Temperature was a primary controller of C[O.sub.2] emission rates in this study, in accord with other studies (Lloyd and Taylor 1994). However, the relationship with temperature was stronger in our study than in a previous one in the region, in non-riparian forest (Kiese and Butterbach-Bahl 2002), possibly because of the larger range of temperatures encountered in our study. The range of C[O.sub.2] emission rates measured was remarkably similar in the two studies, being 0.7-7.4 [micro]mol [m.sup.-2] [s.sup.-1] in the study of Kiese and Butterbach-Bahl (2002). Nevertheless, some low emission rates did occur at otherwise optimal temperatures, which is evidence of limitations by other variables or interactions. Correlation of emissions with temperature was highest when soil was wetter (Table 1), similar to findings in other tropical forests (Sotta et al. 2004). High variability in C[O.sub.2] emissions in wet soil (water-filled porosity >0.45) suggests that respiration 'hotspots' were more common in these conditions; the term is taken from Ohashi et al. (2007) to describe observations where emission rates were double the mean or median value, of which there many in our study. From the incubation experiments, it can be inferred that the optimum temperature for heterotrophic respiration in these soils is >36[degrees]C (the hottest treatment imposed), because emission rates increased up to this temperature. It is worth noting though, that the effects of temperature in this experiment may have been different from those in the field, owing to the relatively rapid and large changes imposed. The increase in temperature sensitivity of respiration (Q10) as the soil cores dried was most likely due to a change in the composition of the microbial community (Andrews et al. 2000) and perhaps the nature of the substrates being decomposed (Gauthier et al. 2010).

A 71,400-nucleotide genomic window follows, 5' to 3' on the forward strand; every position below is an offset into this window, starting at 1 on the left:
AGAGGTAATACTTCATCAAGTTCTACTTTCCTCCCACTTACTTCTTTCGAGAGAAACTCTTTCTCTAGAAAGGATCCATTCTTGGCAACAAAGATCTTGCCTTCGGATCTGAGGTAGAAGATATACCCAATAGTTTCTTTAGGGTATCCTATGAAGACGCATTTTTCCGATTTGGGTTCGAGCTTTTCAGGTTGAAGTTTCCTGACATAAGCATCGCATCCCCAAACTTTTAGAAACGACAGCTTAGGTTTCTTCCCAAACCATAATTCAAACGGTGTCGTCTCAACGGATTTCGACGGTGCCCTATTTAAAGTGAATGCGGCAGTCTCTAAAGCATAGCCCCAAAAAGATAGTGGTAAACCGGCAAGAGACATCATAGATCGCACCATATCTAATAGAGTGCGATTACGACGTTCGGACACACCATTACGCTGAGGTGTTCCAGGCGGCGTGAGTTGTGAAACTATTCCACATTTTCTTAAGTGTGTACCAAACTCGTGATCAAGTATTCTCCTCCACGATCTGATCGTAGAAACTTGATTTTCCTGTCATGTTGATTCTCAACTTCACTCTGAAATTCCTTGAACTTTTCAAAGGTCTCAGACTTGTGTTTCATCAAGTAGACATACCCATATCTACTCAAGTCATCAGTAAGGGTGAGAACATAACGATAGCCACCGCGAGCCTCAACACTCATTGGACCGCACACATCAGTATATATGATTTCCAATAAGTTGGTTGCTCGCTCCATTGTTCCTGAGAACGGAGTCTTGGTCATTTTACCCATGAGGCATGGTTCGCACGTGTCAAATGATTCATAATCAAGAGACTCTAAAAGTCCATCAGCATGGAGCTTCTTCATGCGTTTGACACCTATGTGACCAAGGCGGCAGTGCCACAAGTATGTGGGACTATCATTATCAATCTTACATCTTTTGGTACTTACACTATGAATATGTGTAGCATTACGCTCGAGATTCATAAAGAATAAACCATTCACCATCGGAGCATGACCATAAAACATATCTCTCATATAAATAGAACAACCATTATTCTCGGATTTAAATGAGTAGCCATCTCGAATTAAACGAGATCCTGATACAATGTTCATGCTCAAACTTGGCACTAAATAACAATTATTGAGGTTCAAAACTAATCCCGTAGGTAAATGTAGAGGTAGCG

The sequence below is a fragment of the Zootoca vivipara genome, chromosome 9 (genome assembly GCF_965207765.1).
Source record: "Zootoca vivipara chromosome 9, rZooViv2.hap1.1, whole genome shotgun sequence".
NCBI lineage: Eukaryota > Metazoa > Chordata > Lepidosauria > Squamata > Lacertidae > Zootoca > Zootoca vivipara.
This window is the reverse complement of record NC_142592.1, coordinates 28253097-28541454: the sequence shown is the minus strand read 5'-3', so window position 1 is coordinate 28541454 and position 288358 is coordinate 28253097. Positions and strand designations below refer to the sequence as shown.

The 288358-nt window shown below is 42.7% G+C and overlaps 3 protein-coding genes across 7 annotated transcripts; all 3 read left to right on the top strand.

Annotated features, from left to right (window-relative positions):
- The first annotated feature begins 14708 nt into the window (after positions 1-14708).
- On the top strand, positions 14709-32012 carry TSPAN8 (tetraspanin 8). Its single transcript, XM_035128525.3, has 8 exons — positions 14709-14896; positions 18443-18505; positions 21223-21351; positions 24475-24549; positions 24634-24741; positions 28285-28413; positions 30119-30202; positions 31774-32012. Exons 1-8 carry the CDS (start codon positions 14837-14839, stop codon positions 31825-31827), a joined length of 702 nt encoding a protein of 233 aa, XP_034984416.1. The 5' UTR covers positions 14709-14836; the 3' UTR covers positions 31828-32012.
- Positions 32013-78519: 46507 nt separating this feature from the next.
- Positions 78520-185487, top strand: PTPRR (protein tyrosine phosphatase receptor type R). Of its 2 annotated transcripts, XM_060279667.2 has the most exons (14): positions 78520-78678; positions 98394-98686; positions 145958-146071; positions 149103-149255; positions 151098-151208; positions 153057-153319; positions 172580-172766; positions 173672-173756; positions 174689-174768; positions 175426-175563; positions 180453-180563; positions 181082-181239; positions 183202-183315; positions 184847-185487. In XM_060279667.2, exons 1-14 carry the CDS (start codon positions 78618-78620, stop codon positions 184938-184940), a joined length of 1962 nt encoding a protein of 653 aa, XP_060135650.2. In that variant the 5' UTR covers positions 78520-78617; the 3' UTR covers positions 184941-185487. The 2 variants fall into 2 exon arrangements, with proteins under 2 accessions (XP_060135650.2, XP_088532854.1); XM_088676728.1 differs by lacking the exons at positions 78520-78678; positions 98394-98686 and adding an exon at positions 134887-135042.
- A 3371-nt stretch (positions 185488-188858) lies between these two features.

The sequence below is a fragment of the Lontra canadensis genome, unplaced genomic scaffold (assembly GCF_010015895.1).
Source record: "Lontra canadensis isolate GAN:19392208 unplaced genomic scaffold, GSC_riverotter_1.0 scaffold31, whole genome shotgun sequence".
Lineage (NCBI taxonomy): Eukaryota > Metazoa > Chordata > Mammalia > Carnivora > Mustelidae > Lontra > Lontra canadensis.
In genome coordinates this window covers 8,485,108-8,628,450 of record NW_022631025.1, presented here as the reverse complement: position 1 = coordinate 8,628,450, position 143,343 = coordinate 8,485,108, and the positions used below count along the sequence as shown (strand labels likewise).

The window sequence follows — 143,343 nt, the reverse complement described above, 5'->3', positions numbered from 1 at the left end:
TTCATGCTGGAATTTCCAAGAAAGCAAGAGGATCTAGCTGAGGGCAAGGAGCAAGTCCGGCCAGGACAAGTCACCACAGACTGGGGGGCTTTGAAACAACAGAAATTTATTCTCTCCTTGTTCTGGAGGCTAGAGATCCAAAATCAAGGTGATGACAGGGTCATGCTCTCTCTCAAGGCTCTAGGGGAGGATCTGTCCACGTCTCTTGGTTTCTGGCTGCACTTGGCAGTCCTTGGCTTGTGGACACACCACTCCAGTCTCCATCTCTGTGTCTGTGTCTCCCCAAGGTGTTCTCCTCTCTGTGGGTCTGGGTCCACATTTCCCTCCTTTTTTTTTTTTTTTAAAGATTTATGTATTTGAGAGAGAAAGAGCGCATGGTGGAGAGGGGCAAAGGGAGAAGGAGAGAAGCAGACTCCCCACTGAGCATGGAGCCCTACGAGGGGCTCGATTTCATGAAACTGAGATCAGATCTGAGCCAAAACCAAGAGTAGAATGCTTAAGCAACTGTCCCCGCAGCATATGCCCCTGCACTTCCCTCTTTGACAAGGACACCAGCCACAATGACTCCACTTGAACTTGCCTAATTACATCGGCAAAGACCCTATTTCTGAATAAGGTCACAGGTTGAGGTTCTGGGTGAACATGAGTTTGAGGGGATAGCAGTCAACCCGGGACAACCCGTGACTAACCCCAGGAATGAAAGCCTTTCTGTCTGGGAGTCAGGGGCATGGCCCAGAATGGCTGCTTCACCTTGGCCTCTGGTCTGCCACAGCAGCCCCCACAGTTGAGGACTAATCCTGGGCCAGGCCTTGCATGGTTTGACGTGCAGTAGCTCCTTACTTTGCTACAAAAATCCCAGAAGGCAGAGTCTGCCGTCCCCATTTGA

The influence of water table depth on C[O.sub.2] emissions has been well studied in peatlands (e.g. Oberbauer et al. 1992; Melling et a!. 2005) and in some temperate forests (Jungkunst et al. 2008; Yu et al. 2008; Huang and Ma 2012). However, we have found no previous studies identifying water table depth as a significant controller of C[O.sub.2] emissions in tropical forest on mineral soil. Low emission rates when water table depth was <0.15 m were presumably due to low respiration (limited by oxygen supply), and low diffusion rates of C[O.sub.2] to the surface. Where and when the water table was below the organic-rich surface soil, those factors were non-limiting. The greater the depth of moist, aerated soil, the greater the respiration by heterotrophs and plant roots, if temperature and other controlling factors are non-limiting (Cui et ai 2005). Our results suggest that the timing and location of emissions is influenced by movement of the groundwater; rising water table levels flush C[O.sub.2] from the soil, a falling water table draws atmospheric air into the soil and leaves the unsaturated soil moist, and lateral movement of the groundwater takes dissolved C[O.sub.2] away from its site of production. Changing soil water content (due to infiltration of rainfall and movement of groundwater) may also have influenced soil C[O.sub.2] concentrations and emissions via its effect on temperature, as found by Sotta et al. (2004). In addition to its effect on C[O.sub.2] emissions, depth to water table could also be expected to influence emissions of C[H.sub.4] and [N.sub.2]O and thus the overall greenhouse gas balance in lowland tropical forests (Yu et al. 2008). The relationship between emissions and the water table in forests on mineral soils is presumably most pronounced where the water table fluctuates frequently through the topsoil. More studies are needed before generalisations can be made, but our results suggest models of soil respiration in lowland tropical forests should take into account depth to water table.